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Zimbabwe intensifies crackdown on illicit currency trading to stabilize new ZiG currency

Zimbabwe intensifies ZiG currency stabilization by targeting companies, backed by gold reserves and strict enforcement measures.

By Mackenzie Crow

5/16, 09:51 EDT

Key Takeaway

  • Zimbabwe extends its crackdown on illicit currency trading to companies, aiming to stabilize the new ZiG currency by enforcing official exchange rates.
  • The ZiG, backed by gold and foreign reserves, replaces the depreciated Zimbabwean dollar in an effort to establish a stable national currency.
  • Government actions include arresting over 200 traders and freezing 90 bank accounts involved in illegal transactions, with plans to mandate ZiG for certain taxes.

Crackdown on Currency Trading

Zimbabwe's government is intensifying its efforts to stabilize its new currency, the Zimbabwe Gold (ZiG), by extending its crackdown from street currency traders to companies. Finance Minister Mthuli Ncube emphasized the importance of enforcing the official exchange rate across the entire value chain, from manufacturers to retailers. This move aims to ensure that goods and services are priced solely in the ZiG, as detailed in a statement made to lawmakers and shared on the parliament's website. The financial intelligence unit has been tasked with overseeing this enforcement, marking a significant step in the government's strategy to establish the ZiG as the primary medium of transaction.

Strengthening the ZiG

Introduced on April 5, the ZiG replaces the Zimbabwean dollar, which experienced a significant depreciation of 80% against the US dollar this year before being phased out. The new currency is backed by 2.5 tons of gold and $100 million in foreign exchange reserves held at the central bank, a foundation that the government believes will support its stability and acceptance. Over the past 15 years, Zimbabwe has made several attempts to establish a functioning national currency, but these efforts have often been undermined by a preference for the US dollar. The latest measures aim to ensure the ZiG does not suffer a similar fate.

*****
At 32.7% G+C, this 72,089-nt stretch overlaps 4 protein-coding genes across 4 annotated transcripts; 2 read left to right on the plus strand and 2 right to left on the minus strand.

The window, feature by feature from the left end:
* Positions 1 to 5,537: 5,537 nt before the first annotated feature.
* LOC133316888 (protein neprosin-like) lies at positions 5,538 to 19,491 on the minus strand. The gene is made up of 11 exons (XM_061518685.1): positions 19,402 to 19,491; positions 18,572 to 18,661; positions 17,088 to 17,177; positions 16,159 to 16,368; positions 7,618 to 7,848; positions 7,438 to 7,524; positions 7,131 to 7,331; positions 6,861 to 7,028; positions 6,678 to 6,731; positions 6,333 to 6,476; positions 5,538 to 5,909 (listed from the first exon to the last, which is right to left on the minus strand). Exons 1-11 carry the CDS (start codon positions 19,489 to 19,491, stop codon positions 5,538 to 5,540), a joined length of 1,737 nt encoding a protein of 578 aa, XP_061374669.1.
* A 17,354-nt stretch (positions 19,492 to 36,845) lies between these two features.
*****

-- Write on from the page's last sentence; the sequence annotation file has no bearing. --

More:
Targeting Illicit Currency Trades

The government's crackdown has also targeted street currency traders, leading to the arrest of more than 200 individuals and the freezing of 90 bank accounts suspected of being involved in illicit transactions. To avoid detection and arrest, many traders have moved their operations to digital platforms, such as WhatsApp, and now only transact with known clients. This shift underscores the challenges faced by authorities in curbing currency speculation, which Finance Minister Ncube has described as "unjustified" and detrimental to the ZiG's credibility as both a medium of transaction and a store of value.

Legislative Measures and Conclusion

To further bolster the adoption of the ZiG, the government plans to mandate its use for the payment of certain taxes and fees. Details on which taxes will be exclusively payable in ZiG are forthcoming, as the government works on the relevant legislation. This approach reflects Zimbabwe's broader strategy to build confidence in its new currency and ensure its stability in the face of challenges, including currency speculation and the historical preference for the US dollar. By taking a comprehensive approach that includes enforcement along the value chain, targeting illicit currency trades, and legislative measures, Zimbabwe aims to secure the ZiG's position as a reliable national currency.

Management Quotes

  • Mthuli Ncube, Finance Minister of Zimbabwe:

    "What should be done is an enforcement along the value chain, manufacturer, wholesaler up to retailer. I have actually instructed the financial intelligence unit to begin doing that." "Speculation is unjustified." "We are working on that and we will be announcing as to which taxes will be paid only and solely in ZiG currency."